Tyee, Murder Cove

Tyee, Murder Cove

by | Jan 28, 2023

Tyee is the site of a historical cannery and shore whaling station in Murder Cove, an embayment about 0.7 miles (1.2 km) across at the southern tip of Admiralty Island, about 24 miles (39 km) west of Kake and 11 miles (18 km) southeast of Baranof, Alaska. It was named by Commander Richard W. Meade of the U.S. Navy in 1869, because according to Meade “traders occasionally anchor here and one small party, while asleep on the beach, were murdered by natives, their boat rifled and bodies left to be destroyed by wild animals”.

Meade was a distinguished veteran of the American Civil War, and his post-Civil War career marked him as one of the Navy’s most prominent reformist and technologically minded officers. Among other positions, he was promoted and served along the Alaskan coast as Commanding Officer of the steamer USS Saginaw. Historical records document the incident referred to by Meade. Two gold prospectors were killed in Murder Cove by Tlingits in 1869 in revenge for the killing of two Kake tribesmen. In retaliation, the USS Saginaw destroyed three Tlingit villages during the Kake War.

The Tyee Whaling Company established the first shore whaling station in Alaska here in 1907. The company had the first American-built steam-powered whale chaser, the Tyee Junior with a length of 97 feet (30 m), whose equipment included a harpoon gun mounted on the bow. Whales were killed, towed to the station, butchered on a ramp, then the blubber was rendered into oil, and the remains ground into dog food or fertilizer. A declining catch and the sinking of the company’s gas-powered schooner by a wounded whale ended the operation in 1913. Read more here and here. Explore more of Murder Cove here:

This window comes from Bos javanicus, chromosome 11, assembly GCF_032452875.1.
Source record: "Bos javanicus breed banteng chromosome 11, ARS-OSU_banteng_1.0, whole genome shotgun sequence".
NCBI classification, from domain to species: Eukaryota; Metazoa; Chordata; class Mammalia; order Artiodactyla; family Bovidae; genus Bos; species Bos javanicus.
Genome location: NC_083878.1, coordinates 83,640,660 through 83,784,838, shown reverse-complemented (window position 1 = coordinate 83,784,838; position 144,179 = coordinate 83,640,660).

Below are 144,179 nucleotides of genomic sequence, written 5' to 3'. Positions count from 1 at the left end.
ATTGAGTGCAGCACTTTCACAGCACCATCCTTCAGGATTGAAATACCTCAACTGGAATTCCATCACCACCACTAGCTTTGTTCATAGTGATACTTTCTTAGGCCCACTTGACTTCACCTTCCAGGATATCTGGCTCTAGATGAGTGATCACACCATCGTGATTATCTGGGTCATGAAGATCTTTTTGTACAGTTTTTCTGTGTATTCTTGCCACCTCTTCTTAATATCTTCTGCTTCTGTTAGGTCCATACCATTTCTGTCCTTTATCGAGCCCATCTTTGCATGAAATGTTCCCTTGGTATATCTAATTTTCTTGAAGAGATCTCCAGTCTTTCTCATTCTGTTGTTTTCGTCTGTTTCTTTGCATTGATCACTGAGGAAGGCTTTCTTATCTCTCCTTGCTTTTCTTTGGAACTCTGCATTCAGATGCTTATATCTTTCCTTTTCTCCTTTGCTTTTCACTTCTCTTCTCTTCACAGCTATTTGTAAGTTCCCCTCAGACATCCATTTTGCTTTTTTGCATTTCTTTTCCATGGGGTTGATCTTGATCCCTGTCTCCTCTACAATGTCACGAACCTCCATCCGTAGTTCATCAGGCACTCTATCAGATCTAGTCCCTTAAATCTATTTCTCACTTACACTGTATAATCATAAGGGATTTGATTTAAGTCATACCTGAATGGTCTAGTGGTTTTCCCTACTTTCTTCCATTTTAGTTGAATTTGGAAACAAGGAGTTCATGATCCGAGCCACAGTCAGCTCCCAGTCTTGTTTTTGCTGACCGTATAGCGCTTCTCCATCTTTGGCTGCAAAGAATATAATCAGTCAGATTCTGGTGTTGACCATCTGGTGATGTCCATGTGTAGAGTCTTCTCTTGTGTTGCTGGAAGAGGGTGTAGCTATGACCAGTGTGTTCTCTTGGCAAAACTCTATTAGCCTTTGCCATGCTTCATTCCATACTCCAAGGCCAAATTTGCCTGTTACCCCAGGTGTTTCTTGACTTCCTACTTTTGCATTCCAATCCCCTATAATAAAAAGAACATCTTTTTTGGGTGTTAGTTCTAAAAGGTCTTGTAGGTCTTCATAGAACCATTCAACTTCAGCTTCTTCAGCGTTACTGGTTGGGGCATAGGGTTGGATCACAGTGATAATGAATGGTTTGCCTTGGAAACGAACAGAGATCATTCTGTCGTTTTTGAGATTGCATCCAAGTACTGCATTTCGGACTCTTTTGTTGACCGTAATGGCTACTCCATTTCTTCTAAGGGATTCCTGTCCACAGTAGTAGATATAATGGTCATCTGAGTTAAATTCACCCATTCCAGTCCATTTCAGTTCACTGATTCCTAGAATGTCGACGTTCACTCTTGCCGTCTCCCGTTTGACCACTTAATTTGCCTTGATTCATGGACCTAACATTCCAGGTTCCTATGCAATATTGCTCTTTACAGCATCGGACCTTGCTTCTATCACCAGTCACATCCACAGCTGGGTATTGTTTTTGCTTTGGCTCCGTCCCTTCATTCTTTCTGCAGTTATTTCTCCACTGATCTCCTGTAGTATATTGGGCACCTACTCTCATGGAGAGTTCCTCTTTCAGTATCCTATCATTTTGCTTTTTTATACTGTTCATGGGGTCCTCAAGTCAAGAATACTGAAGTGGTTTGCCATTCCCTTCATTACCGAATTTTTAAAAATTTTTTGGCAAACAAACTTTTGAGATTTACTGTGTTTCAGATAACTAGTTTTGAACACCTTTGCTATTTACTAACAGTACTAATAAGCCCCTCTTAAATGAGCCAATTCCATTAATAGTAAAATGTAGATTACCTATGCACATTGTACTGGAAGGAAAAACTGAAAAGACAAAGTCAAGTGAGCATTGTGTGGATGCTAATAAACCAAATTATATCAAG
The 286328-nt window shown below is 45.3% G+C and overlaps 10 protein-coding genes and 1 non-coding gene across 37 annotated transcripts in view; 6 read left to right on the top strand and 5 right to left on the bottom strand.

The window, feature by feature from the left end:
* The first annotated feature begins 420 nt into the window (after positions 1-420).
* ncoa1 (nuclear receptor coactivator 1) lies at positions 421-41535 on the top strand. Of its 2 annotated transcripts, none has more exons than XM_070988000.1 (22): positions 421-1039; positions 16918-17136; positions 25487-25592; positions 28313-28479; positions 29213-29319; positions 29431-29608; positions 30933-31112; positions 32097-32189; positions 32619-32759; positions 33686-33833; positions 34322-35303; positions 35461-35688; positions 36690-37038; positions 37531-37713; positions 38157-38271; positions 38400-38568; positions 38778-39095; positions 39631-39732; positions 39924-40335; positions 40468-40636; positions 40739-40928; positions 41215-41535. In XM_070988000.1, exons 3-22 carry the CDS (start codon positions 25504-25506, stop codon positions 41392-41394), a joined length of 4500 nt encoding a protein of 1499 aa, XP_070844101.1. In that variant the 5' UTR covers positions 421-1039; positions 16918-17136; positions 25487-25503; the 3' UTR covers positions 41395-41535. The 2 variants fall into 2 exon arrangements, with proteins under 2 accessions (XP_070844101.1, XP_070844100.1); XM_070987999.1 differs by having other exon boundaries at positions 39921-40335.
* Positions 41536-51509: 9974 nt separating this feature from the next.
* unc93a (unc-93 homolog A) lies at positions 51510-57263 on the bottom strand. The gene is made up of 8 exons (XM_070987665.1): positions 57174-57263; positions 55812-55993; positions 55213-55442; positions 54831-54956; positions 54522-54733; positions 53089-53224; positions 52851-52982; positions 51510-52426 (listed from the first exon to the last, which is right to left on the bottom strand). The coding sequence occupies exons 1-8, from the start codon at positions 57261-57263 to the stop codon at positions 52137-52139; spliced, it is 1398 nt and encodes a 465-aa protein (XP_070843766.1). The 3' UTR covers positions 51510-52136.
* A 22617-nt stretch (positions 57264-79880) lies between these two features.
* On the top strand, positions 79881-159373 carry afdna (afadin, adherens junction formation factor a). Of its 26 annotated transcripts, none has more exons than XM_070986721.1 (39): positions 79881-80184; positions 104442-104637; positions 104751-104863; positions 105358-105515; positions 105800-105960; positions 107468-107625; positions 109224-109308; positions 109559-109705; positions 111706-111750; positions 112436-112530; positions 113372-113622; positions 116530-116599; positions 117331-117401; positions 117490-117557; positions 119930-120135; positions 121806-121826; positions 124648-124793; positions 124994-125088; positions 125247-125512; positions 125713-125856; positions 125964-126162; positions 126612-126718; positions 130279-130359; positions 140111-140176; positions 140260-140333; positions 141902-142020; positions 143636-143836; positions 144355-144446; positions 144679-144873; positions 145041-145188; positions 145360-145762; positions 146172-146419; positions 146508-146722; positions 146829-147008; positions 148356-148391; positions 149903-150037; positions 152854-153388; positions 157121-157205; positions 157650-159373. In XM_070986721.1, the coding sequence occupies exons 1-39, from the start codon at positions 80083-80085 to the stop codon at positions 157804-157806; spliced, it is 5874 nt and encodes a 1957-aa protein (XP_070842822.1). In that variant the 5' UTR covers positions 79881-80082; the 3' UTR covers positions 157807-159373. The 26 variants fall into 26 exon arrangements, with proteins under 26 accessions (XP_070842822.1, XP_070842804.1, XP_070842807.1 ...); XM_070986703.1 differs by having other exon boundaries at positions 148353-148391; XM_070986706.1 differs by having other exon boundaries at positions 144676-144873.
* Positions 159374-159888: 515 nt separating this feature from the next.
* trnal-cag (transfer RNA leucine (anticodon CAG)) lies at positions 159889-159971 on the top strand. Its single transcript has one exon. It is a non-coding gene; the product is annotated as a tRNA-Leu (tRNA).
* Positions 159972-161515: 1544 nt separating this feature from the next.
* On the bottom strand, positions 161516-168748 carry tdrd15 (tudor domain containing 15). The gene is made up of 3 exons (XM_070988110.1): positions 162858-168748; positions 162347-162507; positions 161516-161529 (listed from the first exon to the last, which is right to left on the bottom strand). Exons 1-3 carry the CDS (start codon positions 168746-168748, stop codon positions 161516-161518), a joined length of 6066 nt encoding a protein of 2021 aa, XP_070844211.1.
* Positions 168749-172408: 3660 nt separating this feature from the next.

About the background graphic

This ‘warming stripe’ graphic is a visual representation of the change in global temperature from 1850 (top) to 2022 (bottom). Each stripe represents the average global temperature for one year. The average temperature from 1971-2000 is set as the boundary between blue and red. The color scale goes from -0.7°C to +0.7°C. The data are from the UK Met Office HadCRUT4.6 dataset. 

Credit: Professor Ed Hawkins (University of Reading). Click here for more information about the #warmingstripes.

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